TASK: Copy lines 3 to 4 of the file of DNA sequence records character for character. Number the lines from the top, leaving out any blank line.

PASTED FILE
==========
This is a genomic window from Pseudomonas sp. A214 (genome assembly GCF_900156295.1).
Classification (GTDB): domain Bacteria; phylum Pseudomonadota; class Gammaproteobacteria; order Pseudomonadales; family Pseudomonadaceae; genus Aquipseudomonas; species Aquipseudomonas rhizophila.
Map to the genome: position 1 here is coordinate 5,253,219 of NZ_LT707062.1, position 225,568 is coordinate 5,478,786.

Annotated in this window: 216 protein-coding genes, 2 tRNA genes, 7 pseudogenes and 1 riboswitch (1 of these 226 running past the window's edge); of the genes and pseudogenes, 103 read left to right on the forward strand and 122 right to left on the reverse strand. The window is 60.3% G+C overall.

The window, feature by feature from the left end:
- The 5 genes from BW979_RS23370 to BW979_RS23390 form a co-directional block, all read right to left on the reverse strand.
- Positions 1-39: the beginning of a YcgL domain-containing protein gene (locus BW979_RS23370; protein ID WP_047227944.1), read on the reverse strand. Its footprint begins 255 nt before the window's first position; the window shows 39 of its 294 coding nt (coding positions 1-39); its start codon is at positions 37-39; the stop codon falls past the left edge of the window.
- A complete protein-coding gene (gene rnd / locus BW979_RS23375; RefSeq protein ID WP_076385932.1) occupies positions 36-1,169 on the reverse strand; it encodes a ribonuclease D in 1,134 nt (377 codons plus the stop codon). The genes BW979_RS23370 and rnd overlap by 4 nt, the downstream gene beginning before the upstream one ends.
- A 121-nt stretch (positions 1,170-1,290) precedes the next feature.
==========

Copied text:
Map to the genome: position 1 here is coordinate 5,253,219 of NZ_LT707062.1, position 225,568 is coordinate 5,478,786.

Annotated in this window: 216 protein-coding genes, 2 tRNA genes, 7 pseudogenes and 1 riboswitch (1 of these 226 running past the window's edge); of the genes and pseudogenes, 103 read left to right on the forward strand and 122 right to left on the reverse strand. The window is 60.3% G+C overall.